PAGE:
Public Health Department Addressed COVID-19 Vaccine Concerns
By edhat staff
The Santa Barbara County Public Health Department (PHD) addressed vaccine concerns and COVID-19 updates during Friday's press conference.
PHD Director Dr. Van Do-Reynoso kicked off the meeting by addressing the latest report by The Independent regarding an undocumented 92-year-old woman being unable to receive the COVID-19 vaccine at a PHD clinic.
Do-Reynoso clarified this the clinic was booked this day and the person did not have an appointment so there wasn't a vaccine available nevertheless, she is sorry this incident occurred. Due to a shortage in vaccine supply, same-day appointments are not available.
She stressed that lack of documentation will not be a barrier to receiving the vaccine and she hopes this will dispel fears, especially in undocumented community members. Per identification guidelines, PHD does need to verify eligibility and county residency. They are asking or any form or documentation with the same name that matches the appointment name. The document does not need to be goverment issued, and it will not be a barrier, she said.
She continued to explain this case appears to be a rarity and wants to reassure the community and encourage everyone to continue pursuing vaccination when they're eligible.
For the county's total vaccine supply, 93% of all allocated vaccines have been administered. Anyone age 65 and older or anyone who works in healthcare and longterm care are eligible to receive the vaccine.
Phase 1B that include educators, childcare workers, food/agricultural workers, and emergency medical services are next in line to receive the vaccine, which will happen "very soon" said Dr. Do-Reynoso.
The unexpected delay in Moderna vaccines this week due to the storm throughout the nation have significantly slowed down the supply chain.
Schools and Sports to Return
Public Health Officer Dr. Henning Ansorg reported the county's COVID-19 case rate for the past three days was below the 25 per 100,000 population threshold needed to reopen elementary schools. He said if the trend continues through the weekend, K-6 schools can reopen for in-person instructions as early as this coming Wednesday.
There are currently six public schools and one charter school that have completed the appropriate safety plan and can open next week providing the county meets the case rate requirements on Monday evening, said Dr. Ansorg.
He continued by advising schools who have not finalized their safety plan to do so now as there will only be a three-week window where schools can open regardless of case rates. However, if case rates creep up past the 25 threshold and schools have not been approved to reopen, they will have to wait until numbers reduce again.
On Friday, the state-issued guidance on outdoor and indoor youth and recreational adult sports activities can resume on February 26th.
"The guidance applies to all organized youth sports and recreation— including school- and community-sponsored programs, and privately-organized clubs and leagues — and adult recreational sports (hereafter youth and adult sports). This guidance does not apply to collegiate or professional sports. Additionally, this guidance does not apply to community events, such as marathons, half-marathons, and endurance races," according to the California Department of Public Health website.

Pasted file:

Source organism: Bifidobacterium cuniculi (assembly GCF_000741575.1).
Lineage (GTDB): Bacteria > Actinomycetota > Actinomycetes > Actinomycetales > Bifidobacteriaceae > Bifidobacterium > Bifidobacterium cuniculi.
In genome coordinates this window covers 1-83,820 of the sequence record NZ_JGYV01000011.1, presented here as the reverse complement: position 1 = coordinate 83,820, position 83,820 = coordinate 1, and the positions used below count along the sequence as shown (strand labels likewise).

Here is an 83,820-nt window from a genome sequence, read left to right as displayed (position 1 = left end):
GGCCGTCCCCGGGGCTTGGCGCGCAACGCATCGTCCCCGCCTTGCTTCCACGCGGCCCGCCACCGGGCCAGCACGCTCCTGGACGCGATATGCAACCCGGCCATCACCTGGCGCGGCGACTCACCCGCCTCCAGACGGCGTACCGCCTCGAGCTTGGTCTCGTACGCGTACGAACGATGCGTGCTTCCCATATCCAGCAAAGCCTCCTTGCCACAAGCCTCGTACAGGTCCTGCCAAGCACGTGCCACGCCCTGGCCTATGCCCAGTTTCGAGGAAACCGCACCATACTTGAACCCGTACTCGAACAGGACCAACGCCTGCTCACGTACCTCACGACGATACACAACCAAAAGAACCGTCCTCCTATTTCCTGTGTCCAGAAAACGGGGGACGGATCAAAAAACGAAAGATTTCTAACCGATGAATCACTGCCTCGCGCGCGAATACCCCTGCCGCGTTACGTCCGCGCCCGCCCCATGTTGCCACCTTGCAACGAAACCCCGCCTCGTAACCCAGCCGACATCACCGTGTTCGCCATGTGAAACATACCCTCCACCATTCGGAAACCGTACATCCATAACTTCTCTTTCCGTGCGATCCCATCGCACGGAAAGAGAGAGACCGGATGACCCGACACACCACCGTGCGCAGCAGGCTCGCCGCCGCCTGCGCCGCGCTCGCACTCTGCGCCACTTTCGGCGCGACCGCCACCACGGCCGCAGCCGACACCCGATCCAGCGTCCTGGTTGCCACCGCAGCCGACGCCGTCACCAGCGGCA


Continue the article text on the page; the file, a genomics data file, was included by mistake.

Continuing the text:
COVID-19 Demographic Data
Dr. Do-Reynoso presented a series of slides showing COVID-19 data within specific demographics of our county from March through December of 2020.
The age group with the highest number of reported cases is 20-29 years old followed by 30-39 and then 40-49. The lowest number of cases appeared in the 0-9 age group.
Comparing case rates to population size, working-age adults age 18-29 represented 30% of cases versus 21% of their population while 30-49 years old showed 33% of cases compared to their 24% population representation.
The majority of COVID-19 deaths occurred among older adults, being disproportionately higher than their population. The 50-69 age group had 25% of deaths compared to 22% of their population while the over 70 age group had 67% of deaths compared to their 11% population size.
Regarding race/ethnicity, communities of color were disproportionately impacted by the virus highlighting ongoing historic social and economic disparities, said Dr. Do-Reynoso.
For occupations, the highest number of cases were in the retired/unemployed category, likely due to skilled nursing and congregate care settings being hit the hardest with outbreaks. Clerical/management, laborers, healthcare workers, restaurant/food employees, and frontline occupations were also affected.
A full report will be available soon on the PHD website.
PHD reported four deaths and 154 new COVID-19 cases on Friday.
Two individuals were over 70 years of age and two were 50-69 years of age. Four individuals had underlying health conditions and one death was associated with an outbreak at a congregate-care site. One person resided in Santa Maria, one in Orcutt, one is north county unincorporated, and one in the Santa Ynez Valley.
There have been 392 deaths in the county since the start of the pandemic.
Currently, the county is experiencing 524 active cases. Of those, 92 are hospitalized and 21 are in the ICU. Santa Barbara County has 19.7% ICU availability.
Dr. Ansorg confirmed the case rate has significantly reduced, however it's still higher than the surge we experienced this past summer.
More data can be viewed at publichealthsbc.org.